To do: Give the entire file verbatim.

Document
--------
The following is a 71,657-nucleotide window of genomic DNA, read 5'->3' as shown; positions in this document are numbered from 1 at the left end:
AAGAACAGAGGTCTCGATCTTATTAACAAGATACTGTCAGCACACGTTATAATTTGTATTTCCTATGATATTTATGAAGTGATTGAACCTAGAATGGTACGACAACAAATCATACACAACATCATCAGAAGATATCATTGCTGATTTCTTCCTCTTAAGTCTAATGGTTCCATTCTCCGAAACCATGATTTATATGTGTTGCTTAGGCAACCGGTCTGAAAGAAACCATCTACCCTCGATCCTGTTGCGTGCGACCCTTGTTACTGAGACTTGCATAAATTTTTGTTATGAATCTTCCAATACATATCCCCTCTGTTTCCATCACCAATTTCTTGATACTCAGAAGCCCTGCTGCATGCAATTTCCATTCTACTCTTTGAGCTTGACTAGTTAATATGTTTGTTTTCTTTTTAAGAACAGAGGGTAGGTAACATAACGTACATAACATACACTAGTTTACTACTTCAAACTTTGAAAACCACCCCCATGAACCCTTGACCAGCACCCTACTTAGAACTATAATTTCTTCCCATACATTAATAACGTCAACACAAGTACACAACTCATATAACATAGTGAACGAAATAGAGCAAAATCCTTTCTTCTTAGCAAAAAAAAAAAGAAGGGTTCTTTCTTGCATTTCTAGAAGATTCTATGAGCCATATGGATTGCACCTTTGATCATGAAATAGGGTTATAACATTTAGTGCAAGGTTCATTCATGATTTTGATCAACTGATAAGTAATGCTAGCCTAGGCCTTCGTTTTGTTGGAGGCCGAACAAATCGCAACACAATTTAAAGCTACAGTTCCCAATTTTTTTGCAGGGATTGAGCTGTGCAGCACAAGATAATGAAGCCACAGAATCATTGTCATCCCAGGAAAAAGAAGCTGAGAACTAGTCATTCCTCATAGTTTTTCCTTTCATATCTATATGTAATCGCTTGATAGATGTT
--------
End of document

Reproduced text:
The following is a 71,657-nucleotide window of genomic DNA, read 5'->3' as shown; positions in this document are numbered from 1 at the left end:
AAGAACAGAGGTCTCGATCTTATTAACAAGATACTGTCAGCACACGTTATAATTTGTATTTCCTATGATATTTATGAAGTGATTGAACCTAGAATGGTACGACAACAAATCATACACAACATCATCAGAAGATATCATTGCTGATTTCTTCCTCTTAAGTCTAATGGTTCCATTCTCCGAAACCATGATTTATATGTGTTGCTTAGGCAACCGGTCTGAAAGAAACCATCTACCCTCGATCCTGTTGCGTGCGACCCTTGTTACTGAGACTTGCATAAATTTTTGTTATGAATCTTCCAATACATATCCCCTCTGTTTCCATCACCAATTTCTTGATACTCAGAAGCCCTGCTGCATGCAATTTCCATTCTACTCTTTGAGCTTGACTAGTTAATATGTTTGTTTTCTTTTTAAGAACAGAGGGTAGGTAACATAACGTACATAACATACACTAGTTTACTACTTCAAACTTTGAAAACCACCCCCATGAACCCTTGACCAGCACCCTACTTAGAACTATAATTTCTTCCCATACATTAATAACGTCAACACAAGTACACAACTCATATAACATAGTGAACGAAATAGAGCAAAATCCTTTCTTCTTAGCAAAAAAAAAAAGAAGGGTTCTTTCTTGCATTTCTAGAAGATTCTATGAGCCATATGGATTGCACCTTTGATCATGAAATAGGGTTATAACATTTAGTGCAAGGTTCATTCATGATTTTGATCAACTGATAAGTAATGCTAGCCTAGGCCTTCGTTTTGTTGGAGGCCGAACAAATCGCAACACAATTTAAAGCTACAGTTCCCAATTTTTTTGCAGGGATTGAGCTGTGCAGCACAAGATAATGAAGCCACAGAATCATTGTCATCCCAGGAAAAAGAAGCTGAGAACTAGTCATTCCTCATAGTTTTTCCTTTCATATCTATATGTAATCGCTTGATAGATGTT